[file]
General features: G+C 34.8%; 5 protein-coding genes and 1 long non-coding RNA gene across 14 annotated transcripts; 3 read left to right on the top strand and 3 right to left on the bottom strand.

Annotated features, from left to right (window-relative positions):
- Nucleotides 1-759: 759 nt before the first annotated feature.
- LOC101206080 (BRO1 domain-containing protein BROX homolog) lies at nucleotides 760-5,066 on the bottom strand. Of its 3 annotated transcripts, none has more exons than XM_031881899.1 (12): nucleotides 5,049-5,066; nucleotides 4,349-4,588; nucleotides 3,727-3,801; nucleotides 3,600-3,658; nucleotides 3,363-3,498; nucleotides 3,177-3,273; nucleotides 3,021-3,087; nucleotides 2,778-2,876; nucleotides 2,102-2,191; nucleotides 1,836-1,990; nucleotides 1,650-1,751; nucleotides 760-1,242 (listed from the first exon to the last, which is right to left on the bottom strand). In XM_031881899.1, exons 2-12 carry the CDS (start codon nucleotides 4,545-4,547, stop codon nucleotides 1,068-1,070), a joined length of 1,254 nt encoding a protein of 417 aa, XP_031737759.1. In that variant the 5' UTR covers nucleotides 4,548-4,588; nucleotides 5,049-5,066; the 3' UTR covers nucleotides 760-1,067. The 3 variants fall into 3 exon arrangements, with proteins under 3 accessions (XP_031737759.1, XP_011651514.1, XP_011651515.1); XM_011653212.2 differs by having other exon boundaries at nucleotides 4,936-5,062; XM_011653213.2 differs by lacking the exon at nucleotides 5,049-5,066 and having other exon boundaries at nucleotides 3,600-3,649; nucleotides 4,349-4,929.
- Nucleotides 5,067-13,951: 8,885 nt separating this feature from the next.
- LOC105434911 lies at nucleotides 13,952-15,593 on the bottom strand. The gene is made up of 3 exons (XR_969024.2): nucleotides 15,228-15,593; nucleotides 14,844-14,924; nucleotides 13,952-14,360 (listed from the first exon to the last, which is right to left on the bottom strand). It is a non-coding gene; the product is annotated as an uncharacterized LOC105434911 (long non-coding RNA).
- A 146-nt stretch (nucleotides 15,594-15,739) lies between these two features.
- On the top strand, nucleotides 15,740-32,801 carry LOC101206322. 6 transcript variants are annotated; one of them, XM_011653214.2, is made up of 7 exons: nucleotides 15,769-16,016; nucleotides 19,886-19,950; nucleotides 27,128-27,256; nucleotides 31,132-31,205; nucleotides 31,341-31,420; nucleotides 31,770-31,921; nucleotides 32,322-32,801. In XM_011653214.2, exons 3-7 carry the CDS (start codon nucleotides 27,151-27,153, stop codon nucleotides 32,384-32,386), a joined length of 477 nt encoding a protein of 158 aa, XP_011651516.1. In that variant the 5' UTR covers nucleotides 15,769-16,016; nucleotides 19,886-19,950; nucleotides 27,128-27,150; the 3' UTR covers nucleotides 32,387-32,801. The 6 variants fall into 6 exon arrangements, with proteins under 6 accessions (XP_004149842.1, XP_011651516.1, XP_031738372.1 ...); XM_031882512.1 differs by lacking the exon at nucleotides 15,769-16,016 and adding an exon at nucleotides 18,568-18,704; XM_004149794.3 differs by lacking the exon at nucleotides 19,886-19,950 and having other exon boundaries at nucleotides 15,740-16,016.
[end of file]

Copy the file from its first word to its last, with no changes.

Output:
General features: G+C 34.8%; 5 protein-coding genes and 1 long non-coding RNA gene across 14 annotated transcripts; 3 read left to right on the top strand and 3 right to left on the bottom strand.

Annotated features, from left to right (window-relative positions):
- Nucleotides 1-759: 759 nt before the first annotated feature.
- LOC101206080 (BRO1 domain-containing protein BROX homolog) lies at nucleotides 760-5,066 on the bottom strand. Of its 3 annotated transcripts, none has more exons than XM_031881899.1 (12): nucleotides 5,049-5,066; nucleotides 4,349-4,588; nucleotides 3,727-3,801; nucleotides 3,600-3,658; nucleotides 3,363-3,498; nucleotides 3,177-3,273; nucleotides 3,021-3,087; nucleotides 2,778-2,876; nucleotides 2,102-2,191; nucleotides 1,836-1,990; nucleotides 1,650-1,751; nucleotides 760-1,242 (listed from the first exon to the last, which is right to left on the bottom strand). In XM_031881899.1, exons 2-12 carry the CDS (start codon nucleotides 4,545-4,547, stop codon nucleotides 1,068-1,070), a joined length of 1,254 nt encoding a protein of 417 aa, XP_031737759.1. In that variant the 5' UTR covers nucleotides 4,548-4,588; nucleotides 5,049-5,066; the 3' UTR covers nucleotides 760-1,067. The 3 variants fall into 3 exon arrangements, with proteins under 3 accessions (XP_031737759.1, XP_011651514.1, XP_011651515.1); XM_011653212.2 differs by having other exon boundaries at nucleotides 4,936-5,062; XM_011653213.2 differs by lacking the exon at nucleotides 5,049-5,066 and having other exon boundaries at nucleotides 3,600-3,649; nucleotides 4,349-4,929.
- Nucleotides 5,067-13,951: 8,885 nt separating this feature from the next.
- LOC105434911 lies at nucleotides 13,952-15,593 on the bottom strand. The gene is made up of 3 exons (XR_969024.2): nucleotides 15,228-15,593; nucleotides 14,844-14,924; nucleotides 13,952-14,360 (listed from the first exon to the last, which is right to left on the bottom strand). It is a non-coding gene; the product is annotated as an uncharacterized LOC105434911 (long non-coding RNA).
- A 146-nt stretch (nucleotides 15,594-15,739) lies between these two features.
- On the top strand, nucleotides 15,740-32,801 carry LOC101206322. 6 transcript variants are annotated; one of them, XM_011653214.2, is made up of 7 exons: nucleotides 15,769-16,016; nucleotides 19,886-19,950; nucleotides 27,128-27,256; nucleotides 31,132-31,205; nucleotides 31,341-31,420; nucleotides 31,770-31,921; nucleotides 32,322-32,801. In XM_011653214.2, exons 3-7 carry the CDS (start codon nucleotides 27,151-27,153, stop codon nucleotides 32,384-32,386), a joined length of 477 nt encoding a protein of 158 aa, XP_011651516.1. In that variant the 5' UTR covers nucleotides 15,769-16,016; nucleotides 19,886-19,950; nucleotides 27,128-27,150; the 3' UTR covers nucleotides 32,387-32,801. The 6 variants fall into 6 exon arrangements, with proteins under 6 accessions (XP_004149842.1, XP_011651516.1, XP_031738372.1 ...); XM_031882512.1 differs by lacking the exon at nucleotides 15,769-16,016 and adding an exon at nucleotides 18,568-18,704; XM_004149794.3 differs by lacking the exon at nucleotides 19,886-19,950 and having other exon boundaries at nucleotides 15,740-16,016.